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Br J Psychiatry. 1990 Dec;157:799-811.

The effect of neuroleptics on cognitive and psychomotor function.

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  • 1Department of Therapeutics and Pharmacology, Queen's University of Belfast, Northern Ireland.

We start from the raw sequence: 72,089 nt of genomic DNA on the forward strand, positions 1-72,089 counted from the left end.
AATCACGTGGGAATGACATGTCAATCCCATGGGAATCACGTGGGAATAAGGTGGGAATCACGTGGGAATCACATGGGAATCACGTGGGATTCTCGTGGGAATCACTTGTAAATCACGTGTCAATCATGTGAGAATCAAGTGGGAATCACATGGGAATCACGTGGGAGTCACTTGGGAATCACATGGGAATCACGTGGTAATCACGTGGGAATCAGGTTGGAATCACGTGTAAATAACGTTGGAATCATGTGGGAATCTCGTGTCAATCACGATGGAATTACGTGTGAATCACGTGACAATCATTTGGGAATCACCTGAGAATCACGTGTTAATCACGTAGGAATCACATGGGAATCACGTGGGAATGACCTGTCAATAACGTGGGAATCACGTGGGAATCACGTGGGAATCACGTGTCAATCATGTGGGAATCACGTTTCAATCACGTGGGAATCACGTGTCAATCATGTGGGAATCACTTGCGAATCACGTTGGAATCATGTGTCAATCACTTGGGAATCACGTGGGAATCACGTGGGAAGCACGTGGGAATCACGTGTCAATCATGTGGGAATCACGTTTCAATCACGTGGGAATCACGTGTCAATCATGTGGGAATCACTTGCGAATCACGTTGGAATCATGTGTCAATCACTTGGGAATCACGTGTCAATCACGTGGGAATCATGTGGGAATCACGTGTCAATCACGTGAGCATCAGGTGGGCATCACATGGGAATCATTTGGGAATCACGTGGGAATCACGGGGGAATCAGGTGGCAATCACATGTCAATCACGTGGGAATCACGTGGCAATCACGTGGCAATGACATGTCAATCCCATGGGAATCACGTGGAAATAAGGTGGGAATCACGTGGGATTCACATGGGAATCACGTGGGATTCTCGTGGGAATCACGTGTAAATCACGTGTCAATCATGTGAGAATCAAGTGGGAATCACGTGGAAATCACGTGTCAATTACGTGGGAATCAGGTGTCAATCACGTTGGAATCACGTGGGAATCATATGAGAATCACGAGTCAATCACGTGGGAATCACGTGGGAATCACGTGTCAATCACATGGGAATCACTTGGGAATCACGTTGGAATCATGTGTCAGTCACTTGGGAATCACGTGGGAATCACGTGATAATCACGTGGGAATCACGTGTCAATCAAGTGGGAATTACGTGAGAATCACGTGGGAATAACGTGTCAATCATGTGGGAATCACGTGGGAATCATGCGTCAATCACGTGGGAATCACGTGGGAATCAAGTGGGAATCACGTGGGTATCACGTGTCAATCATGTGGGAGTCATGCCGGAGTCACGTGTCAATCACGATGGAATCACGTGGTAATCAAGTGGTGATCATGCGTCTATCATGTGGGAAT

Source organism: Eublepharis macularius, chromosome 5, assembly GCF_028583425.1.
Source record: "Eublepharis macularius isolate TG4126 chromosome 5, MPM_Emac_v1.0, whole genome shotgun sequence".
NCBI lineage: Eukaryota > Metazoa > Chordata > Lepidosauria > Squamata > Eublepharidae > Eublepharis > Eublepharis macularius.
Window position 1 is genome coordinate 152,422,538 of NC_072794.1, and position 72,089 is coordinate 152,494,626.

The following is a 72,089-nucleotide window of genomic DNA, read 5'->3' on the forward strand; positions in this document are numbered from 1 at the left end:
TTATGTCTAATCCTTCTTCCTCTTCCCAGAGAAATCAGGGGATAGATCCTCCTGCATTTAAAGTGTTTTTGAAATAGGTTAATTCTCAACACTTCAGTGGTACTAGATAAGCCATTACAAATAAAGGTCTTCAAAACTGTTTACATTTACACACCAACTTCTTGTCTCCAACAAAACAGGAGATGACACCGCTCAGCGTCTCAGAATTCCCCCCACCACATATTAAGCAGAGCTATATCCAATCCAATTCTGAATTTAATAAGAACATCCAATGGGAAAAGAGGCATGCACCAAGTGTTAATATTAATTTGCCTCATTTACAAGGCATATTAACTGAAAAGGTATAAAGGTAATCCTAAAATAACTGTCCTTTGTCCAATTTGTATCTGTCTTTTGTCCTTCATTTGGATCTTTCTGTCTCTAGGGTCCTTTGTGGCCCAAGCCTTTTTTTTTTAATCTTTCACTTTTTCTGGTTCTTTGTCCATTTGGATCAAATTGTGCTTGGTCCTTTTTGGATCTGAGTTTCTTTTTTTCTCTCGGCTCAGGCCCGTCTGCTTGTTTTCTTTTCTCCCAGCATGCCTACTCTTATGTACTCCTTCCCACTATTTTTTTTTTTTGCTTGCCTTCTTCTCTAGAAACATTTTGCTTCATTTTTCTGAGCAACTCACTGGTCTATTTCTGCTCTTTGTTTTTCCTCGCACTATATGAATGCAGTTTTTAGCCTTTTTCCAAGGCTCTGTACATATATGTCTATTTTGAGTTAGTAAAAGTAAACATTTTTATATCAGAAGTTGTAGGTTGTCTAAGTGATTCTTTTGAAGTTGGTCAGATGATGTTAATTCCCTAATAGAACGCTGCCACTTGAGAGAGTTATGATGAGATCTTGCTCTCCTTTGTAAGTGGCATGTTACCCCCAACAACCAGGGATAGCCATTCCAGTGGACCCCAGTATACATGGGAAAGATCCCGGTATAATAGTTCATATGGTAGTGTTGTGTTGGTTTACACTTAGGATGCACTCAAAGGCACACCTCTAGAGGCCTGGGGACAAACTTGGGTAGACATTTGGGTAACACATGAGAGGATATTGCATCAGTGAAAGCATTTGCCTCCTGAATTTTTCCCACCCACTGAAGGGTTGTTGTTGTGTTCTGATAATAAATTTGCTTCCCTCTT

There has been great variability and inconsistency in the reported effects of neuroleptic drugs on cognitive and psychomotor function in both patients and normal controls. Experimental design rather than any particular cognitive or psychomotor test appears to have determined the sensitivity of detection of neuroleptic drug effects. In general, sedative phenothiazines have been found to depress psychomotor function and sustained attention, but higher cognitive functions are relatively unaffected. In the majority of studies of schizophrenic patients, both cognitive function and attention improve with neuroleptic treatment, in parallel with clinical recovery. Negative symptoms are not increased and usually show slight improvement with neuroleptic treatment. Controls are more sensitive than schizophrenic patients to neuroleptic drug-induced impairments. Tolerance has been seen in patients but has not been demonstrated in normal volunteers. The way in which neuroleptics produce their beneficial effects in patients remains unknown. Three main hypotheses to replace early arousal theories are proposed: normalisation of attention, facilitated indirectly by suppression of 'released' limbic dopamine hyperactivity; normalisation of asymmetrical temporohippocampal function; or direct improvement of attentional processing. Studies of the effects of new antipsychotic drugs with selective actions and the development of more reliable and selective tests of psychomotor and cognitive functions are required.

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